Sri Lankans can still hope to get jobs and incomes from the Trinco development plans, whether written in or not. It just has not happened in the case of Hambantota. Nor can it be expected to happen under the new, 70:30 twin agreements. If anything, there is already the Joint Opposition charge of huge underhand dealings of the ‘Central Bank bonds scam kind’. If found true even remotely there is no knowing what credibility the government leadership would have inside the nation and outside. The Rajapaksa leadership too suffered from such image issues while dealing with China.

The original Rajapaksa pact thus remains. Better or worse still, there will be more Chinese on land, and not with the idea of returning home for good as with the earlier construction phase. At best, Sri Lanka and Sri Lankans can hope for one group of Chinese being replaced with another, and yet another.

Whether the Chinese are prisoners and would get paid or not, no Sri Lankan is going to be employed by the Chinese and offered the Rajapaksa-promised jobs and incomes long after he had left office. This aspect of the old pact and the new pacts is trivia compared to the huge moneys owed to China, for which Sri Lanka is selling its ‘sovereignty’ and ‘territorial integrity’ in effect, and Hambantota stakes on paper.

Credit or responsibility?

The government has now promised to place the two agreements before Parliament, and people, post facto. It had promised to do it a day ahead of the Saturday signing ceremony, but could not do so amidst pandemonium in Parliament. It’s anybody’s guess as to why and how the government invited the Chinese delegation to the country for what was a formal ceremony without going through the required domestic processes.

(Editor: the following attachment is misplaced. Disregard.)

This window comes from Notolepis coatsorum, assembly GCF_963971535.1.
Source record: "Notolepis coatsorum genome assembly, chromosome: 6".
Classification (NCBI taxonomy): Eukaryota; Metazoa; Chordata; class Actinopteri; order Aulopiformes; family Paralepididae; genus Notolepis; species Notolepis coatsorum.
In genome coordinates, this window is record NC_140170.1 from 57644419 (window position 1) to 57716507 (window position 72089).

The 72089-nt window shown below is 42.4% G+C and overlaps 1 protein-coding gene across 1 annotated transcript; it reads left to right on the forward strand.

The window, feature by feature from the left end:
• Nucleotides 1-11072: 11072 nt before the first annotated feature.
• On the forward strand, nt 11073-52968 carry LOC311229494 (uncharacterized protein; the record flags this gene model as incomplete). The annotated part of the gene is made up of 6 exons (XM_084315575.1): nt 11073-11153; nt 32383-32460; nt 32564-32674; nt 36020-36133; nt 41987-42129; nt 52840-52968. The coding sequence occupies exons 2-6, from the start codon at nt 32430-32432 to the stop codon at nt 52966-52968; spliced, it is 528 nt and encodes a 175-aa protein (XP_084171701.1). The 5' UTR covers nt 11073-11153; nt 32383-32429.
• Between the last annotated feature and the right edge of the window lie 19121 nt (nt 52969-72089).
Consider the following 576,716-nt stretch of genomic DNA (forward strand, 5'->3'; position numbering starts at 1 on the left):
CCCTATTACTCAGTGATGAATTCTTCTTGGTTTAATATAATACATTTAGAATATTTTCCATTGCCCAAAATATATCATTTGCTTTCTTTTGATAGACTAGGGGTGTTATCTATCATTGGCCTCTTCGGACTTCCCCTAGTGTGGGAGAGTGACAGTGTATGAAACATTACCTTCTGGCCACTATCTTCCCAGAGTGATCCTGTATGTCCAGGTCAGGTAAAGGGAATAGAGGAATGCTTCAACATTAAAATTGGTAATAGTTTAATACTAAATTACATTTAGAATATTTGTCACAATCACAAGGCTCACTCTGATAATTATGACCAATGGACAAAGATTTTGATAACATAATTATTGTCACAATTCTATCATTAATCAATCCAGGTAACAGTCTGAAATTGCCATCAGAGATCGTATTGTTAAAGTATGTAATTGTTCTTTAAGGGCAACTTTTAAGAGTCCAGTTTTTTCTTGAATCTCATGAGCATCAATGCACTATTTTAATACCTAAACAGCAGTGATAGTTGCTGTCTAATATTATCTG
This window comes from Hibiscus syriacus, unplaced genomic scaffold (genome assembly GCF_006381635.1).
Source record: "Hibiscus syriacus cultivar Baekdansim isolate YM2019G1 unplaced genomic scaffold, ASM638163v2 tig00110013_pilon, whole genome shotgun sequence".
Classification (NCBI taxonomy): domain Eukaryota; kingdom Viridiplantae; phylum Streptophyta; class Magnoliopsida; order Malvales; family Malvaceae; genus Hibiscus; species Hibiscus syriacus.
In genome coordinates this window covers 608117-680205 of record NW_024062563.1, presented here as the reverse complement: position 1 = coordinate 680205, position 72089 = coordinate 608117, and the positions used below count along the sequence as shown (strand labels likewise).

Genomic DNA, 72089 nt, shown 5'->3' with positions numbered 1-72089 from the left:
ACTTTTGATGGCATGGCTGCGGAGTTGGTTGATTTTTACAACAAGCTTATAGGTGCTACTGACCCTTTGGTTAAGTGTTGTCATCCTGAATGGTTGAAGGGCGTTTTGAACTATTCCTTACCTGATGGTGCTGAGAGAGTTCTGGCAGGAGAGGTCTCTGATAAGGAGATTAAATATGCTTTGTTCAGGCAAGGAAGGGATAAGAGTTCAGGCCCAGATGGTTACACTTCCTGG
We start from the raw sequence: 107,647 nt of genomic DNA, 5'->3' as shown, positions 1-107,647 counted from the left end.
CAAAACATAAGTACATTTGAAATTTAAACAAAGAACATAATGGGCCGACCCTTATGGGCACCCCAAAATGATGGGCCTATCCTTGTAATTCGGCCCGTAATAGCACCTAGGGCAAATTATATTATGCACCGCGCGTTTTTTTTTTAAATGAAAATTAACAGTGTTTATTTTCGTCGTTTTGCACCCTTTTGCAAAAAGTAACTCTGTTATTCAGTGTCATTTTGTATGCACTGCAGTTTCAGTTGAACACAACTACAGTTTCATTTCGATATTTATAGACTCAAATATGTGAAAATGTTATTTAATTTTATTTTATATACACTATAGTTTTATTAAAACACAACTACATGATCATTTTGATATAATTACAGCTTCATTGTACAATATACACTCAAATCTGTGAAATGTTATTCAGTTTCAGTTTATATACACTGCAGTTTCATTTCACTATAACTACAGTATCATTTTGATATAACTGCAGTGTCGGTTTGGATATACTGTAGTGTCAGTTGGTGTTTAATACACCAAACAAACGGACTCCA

In context, Ports Minister Mahinda Samarasinghe, who replaced World Cup-winning cricket captain, Arjuna Ranatunga, as the head, has steered the new China deals, as against the one the latter had stalled in his time. Ranatunga belongs to Prime Minister Ranil Wickremesinghe’s UNP while incumbent Samarasinghe comes from President Maithiripala Sirisena’s SLFP.

President Sirisena presided over the Cabinet meeting that approved the China deals. He was a senior-member of the Cabinet when President Rajapaksa chaired a session that cleared the original proposal for a Chinese firm developing the port in the first place. Today, another SLFP member is presiding over the ministry.

Ironically, from the start, Rajapaksa has been opposed to the new government’s Hambantota deals on the question of sovereignty, et al, as against what he had to offer China in his time. Through the week of signing the agreement and afterwards, UNP Prime Minister Ranil has defended the agreement. The party did not oppose the original deal in any serious way, implying more than meets the eye.

It’s thus clear that through the relatively short but chequered history of the Hambantota deals, there seems to be bipartisan agreement of some kind or the other, some way or the other. So, if it’s a sell-out, it’s bipartisan. If not, no one can claim credit for out-doing the wrongs of others.

Shared sovereignty

It is thus a shared credit or responsibility, as the case may be. It is unclear which of it is staring at Sri Lanka, however. Even granting that the new deals bring in economic prosperity to the nation, the question of sovereignty still remains to be addressed. It is unlike any shared sovereignty, as in the case of the nation signing international conventions and agreements of the UN variety and the like.

If the nation’s armed forces and strategic experts have any view in the matter, they have not come out in the open, as used to be the case in the past. Serving naval officers are a disciplined lot so as not to express their views in public. But if veterans too share the government’s perspective now, the forces cannot complain later if sovereignty and territorial integrity in the seas, or land, are compromised, either by China in Hambantota, or Indian fishers in the neighbourhood waters.

Indian fishers are nothing compared to the possibilities staring on Sri Lanka vis-à-vis Hambantota and sovereignty-security issues. It remains to be seen if any citizen or political party or group intends moving the Supreme Court on the agreements, especially on matters of sovereignty and territorial integrity vis-à-vis Hambantota, in ways that could govern future agreements of the kind.

No one can complain if the Supreme Court were to take a view in the matter, though a lot would also depend upon how the government presents it to Parliament.